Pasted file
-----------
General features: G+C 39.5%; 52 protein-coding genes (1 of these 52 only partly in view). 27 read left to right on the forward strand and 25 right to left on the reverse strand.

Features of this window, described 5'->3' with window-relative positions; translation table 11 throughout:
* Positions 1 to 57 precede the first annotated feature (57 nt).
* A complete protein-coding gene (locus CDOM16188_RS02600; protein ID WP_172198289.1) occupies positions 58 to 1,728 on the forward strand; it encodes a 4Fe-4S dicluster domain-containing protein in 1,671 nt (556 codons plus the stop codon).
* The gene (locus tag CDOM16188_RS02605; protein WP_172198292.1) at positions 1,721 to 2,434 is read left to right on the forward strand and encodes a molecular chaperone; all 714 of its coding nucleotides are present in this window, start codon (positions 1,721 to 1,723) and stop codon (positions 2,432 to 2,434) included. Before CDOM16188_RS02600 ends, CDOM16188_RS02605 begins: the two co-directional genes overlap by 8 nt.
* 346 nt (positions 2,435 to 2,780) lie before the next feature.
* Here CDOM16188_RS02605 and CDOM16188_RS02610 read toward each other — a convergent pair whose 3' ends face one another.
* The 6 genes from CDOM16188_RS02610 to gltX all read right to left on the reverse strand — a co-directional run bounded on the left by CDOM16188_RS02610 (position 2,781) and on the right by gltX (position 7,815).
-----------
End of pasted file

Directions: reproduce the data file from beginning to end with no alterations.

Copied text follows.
General features: G+C 39.5%; 52 protein-coding genes (1 of these 52 only partly in view). 27 read left to right on the forward strand and 25 right to left on the reverse strand.

Features of this window, described 5'->3' with window-relative positions; translation table 11 throughout:
* Positions 1 to 57 precede the first annotated feature (57 nt).
* A complete protein-coding gene (locus CDOM16188_RS02600; protein ID WP_172198289.1) occupies positions 58 to 1,728 on the forward strand; it encodes a 4Fe-4S dicluster domain-containing protein in 1,671 nt (556 codons plus the stop codon).
* The gene (locus tag CDOM16188_RS02605; protein WP_172198292.1) at positions 1,721 to 2,434 is read left to right on the forward strand and encodes a molecular chaperone; all 714 of its coding nucleotides are present in this window, start codon (positions 1,721 to 1,723) and stop codon (positions 2,432 to 2,434) included. Before CDOM16188_RS02600 ends, CDOM16188_RS02605 begins: the two co-directional genes overlap by 8 nt.
* 346 nt (positions 2,435 to 2,780) lie before the next feature.
* Here CDOM16188_RS02605 and CDOM16188_RS02610 read toward each other — a convergent pair whose 3' ends face one another.
* The 6 genes from CDOM16188_RS02610 to gltX all read right to left on the reverse strand — a co-directional run bounded on the left by CDOM16188_RS02610 (position 2,781) and on the right by gltX (position 7,815).